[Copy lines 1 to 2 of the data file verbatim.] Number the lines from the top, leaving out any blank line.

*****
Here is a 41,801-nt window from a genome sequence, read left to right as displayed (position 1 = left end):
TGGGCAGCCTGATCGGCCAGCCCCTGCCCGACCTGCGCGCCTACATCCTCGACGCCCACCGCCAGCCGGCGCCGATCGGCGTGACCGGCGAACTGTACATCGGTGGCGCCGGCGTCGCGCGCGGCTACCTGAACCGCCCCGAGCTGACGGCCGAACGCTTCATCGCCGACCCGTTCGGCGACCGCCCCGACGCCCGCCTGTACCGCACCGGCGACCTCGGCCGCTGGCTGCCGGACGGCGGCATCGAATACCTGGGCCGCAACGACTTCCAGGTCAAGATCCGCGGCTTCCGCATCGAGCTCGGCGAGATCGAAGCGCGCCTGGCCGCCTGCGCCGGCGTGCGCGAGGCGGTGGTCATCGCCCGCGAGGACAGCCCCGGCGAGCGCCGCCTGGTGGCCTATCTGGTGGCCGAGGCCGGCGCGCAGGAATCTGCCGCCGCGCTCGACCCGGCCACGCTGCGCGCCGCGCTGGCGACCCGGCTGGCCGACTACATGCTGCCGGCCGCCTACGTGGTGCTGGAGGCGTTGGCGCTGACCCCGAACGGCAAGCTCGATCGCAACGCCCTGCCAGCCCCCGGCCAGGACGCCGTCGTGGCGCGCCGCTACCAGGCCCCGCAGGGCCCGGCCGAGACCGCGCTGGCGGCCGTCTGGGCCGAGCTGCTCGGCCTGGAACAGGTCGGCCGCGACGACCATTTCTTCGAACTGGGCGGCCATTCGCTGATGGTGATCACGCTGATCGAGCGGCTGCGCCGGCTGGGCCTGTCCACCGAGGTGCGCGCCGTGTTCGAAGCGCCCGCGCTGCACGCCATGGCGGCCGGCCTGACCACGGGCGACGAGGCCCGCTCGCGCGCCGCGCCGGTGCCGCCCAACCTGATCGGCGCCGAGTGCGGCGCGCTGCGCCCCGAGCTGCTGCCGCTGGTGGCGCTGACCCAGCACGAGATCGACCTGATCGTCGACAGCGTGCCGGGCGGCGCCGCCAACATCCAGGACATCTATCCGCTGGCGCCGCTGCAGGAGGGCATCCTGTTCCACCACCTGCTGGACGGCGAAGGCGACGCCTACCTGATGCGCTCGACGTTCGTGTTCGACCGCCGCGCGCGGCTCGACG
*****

Here is a 41,801-nt window from a genome sequence, read left to right as displayed (position 1 = left end):
TGGGCAGCCTGATCGGCCAGCCCCTGCCCGACCTGCGCGCCTACATCCTCGACGCCCACCGCCAGCCGGCGCCGATCGGCGTGACCGGCGAACTGTACATCGGTGGCGCCGGCGTCGCGCGCGGCTACCTGAACCGCCCCGAGCTGACGGCCGAACGCTTCATCGCCGACCCGTTCGGCGACCGCCCCGACGCCCGCCTGTACCGCACCGGCGACCTCGGCCGCTGGCTGCCGGACGGCGGCATCGAATACCTGGGCCGCAACGACTTCCAGGTCAAGATCCGCGGCTTCCGCATCGAGCTCGGCGAGATCGAAGCGCGCCTGGCCGCCTGCGCCGGCGTGCGCGAGGCGGTGGTCATCGCCCGCGAGGACAGCCCCGGCGAGCGCCGCCTGGTGGCCTATCTGGTGGCCGAGGCCGGCGCGCAGGAATCTGCCGCCGCGCTCGACCCGGCCACGCTGCGCGCCGCGCTGGCGACCCGGCTGGCCGACTACATGCTGCCGGCCGCCTACGTGGTGCTGGAGGCGTTGGCGCTGACCCCGAACGGCAAGCTCGATCGCAACGCCCTGCCAGCCCCCGGCCAGGACGCCGTCGTGGCGCGCCGCTACCAGGCCCCGCAGGGCCCGGCCGAGACCGCGCTGGCGGCCGTCTGGGCCGAGCTGCTCGGCCTGGAACAGGTCGGCCGCGACGACCATTTCTTCGAACTGGGCGGCCATTCGCTGATGGTGATCACGCTGATCGAGCGGCTGCGCCGGCTGGGCCTGTCCACCGAGGTGCGCGCCGTGTTCGAAGCGCCCGCGCTGCACGCCATGGCGGCCGGCCTGACCACGGGCGACGAGGCCCGCTCGCGCGCCGCGCCGGTGCCGCCCAACCTGATCGGCGCCGAGTGCGGCGCGCTGCGCCCCGAGCTGCTGCCGCTGGTGGCGCTGACCCAGCACGAGATCGACCTGATCGTCGACAGCGTGCCGGGCGGCGCCGCCAACATCCAGGACATCTATCCGCTGGCGCCGCTGCAGGAGGGCATCCTGTTCCACCACCTGCTGGACGGCGAAGGCGACGCCTACCTGATGCGCTCGACGTTCGTGTTCGACCGCCGCGCGCGGCTCGACG